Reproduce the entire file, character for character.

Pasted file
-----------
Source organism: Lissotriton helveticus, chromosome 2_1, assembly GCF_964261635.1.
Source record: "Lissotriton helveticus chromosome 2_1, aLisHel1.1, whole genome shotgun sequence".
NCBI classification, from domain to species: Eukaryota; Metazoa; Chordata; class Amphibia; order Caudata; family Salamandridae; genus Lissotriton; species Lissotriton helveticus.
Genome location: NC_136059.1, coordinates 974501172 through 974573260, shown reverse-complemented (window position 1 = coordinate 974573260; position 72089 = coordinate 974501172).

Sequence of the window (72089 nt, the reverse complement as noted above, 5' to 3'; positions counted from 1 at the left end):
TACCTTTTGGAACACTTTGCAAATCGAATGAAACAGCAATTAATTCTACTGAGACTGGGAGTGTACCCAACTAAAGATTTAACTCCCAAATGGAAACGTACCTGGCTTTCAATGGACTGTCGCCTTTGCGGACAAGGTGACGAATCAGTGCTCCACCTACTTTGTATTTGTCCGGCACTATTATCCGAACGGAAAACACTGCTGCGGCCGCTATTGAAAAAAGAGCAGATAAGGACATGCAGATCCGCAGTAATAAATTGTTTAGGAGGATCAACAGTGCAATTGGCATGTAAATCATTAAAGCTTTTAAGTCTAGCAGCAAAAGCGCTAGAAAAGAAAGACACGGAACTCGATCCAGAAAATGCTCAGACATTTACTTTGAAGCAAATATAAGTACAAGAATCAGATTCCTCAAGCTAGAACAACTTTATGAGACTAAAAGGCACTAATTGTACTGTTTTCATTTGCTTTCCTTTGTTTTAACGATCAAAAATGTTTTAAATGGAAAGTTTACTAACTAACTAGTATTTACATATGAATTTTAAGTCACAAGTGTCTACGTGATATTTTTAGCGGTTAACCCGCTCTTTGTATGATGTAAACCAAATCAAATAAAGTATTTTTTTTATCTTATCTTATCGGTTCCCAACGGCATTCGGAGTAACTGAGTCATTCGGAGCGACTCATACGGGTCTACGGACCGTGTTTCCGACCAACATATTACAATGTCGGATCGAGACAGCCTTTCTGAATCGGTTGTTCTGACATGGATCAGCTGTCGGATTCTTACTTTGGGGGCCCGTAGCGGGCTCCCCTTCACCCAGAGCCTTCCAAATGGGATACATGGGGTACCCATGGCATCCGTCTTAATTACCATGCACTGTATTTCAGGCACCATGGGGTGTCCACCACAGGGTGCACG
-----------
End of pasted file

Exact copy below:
Source organism: Lissotriton helveticus, chromosome 2_1, assembly GCF_964261635.1.
Source record: "Lissotriton helveticus chromosome 2_1, aLisHel1.1, whole genome shotgun sequence".
NCBI classification, from domain to species: Eukaryota; Metazoa; Chordata; class Amphibia; order Caudata; family Salamandridae; genus Lissotriton; species Lissotriton helveticus.
Genome location: NC_136059.1, coordinates 974501172 through 974573260, shown reverse-complemented (window position 1 = coordinate 974573260; position 72089 = coordinate 974501172).

Sequence of the window (72089 nt, the reverse complement as noted above, 5' to 3'; positions counted from 1 at the left end):
TACCTTTTGGAACACTTTGCAAATCGAATGAAACAGCAATTAATTCTACTGAGACTGGGAGTGTACCCAACTAAAGATTTAACTCCCAAATGGAAACGTACCTGGCTTTCAATGGACTGTCGCCTTTGCGGACAAGGTGACGAATCAGTGCTCCACCTACTTTGTATTTGTCCGGCACTATTATCCGAACGGAAAACACTGCTGCGGCCGCTATTGAAAAAAGAGCAGATAAGGACATGCAGATCCGCAGTAATAAATTGTTTAGGAGGATCAACAGTGCAATTGGCATGTAAATCATTAAAGCTTTTAAGTCTAGCAGCAAAAGCGCTAGAAAAGAAAGACACGGAACTCGATCCAGAAAATGCTCAGACATTTACTTTGAAGCAAATATAAGTACAAGAATCAGATTCCTCAAGCTAGAACAACTTTATGAGACTAAAAGGCACTAATTGTACTGTTTTCATTTGCTTTCCTTTGTTTTAACGATCAAAAATGTTTTAAATGGAAAGTTTACTAACTAACTAGTATTTACATATGAATTTTAAGTCACAAGTGTCTACGTGATATTTTTAGCGGTTAACCCGCTCTTTGTATGATGTAAACCAAATCAAATAAAGTATTTTTTTTATCTTATCTTATCGGTTCCCAACGGCATTCGGAGTAACTGAGTCATTCGGAGCGACTCATACGGGTCTACGGACCGTGTTTCCGACCAACATATTACAATGTCGGATCGAGACAGCCTTTCTGAATCGGTTGTTCTGACATGGATCAGCTGTCGGATTCTTACTTTGGGGGCCCGTAGCGGGCTCCCCTTCACCCAGAGCCTTCCAAATGGGATACATGGGGTACCCATGGCATCCGTCTTAATTACCATGCACTGTATTTCAGGCACCATGGGGTGTCCACCACAGGGTGCACG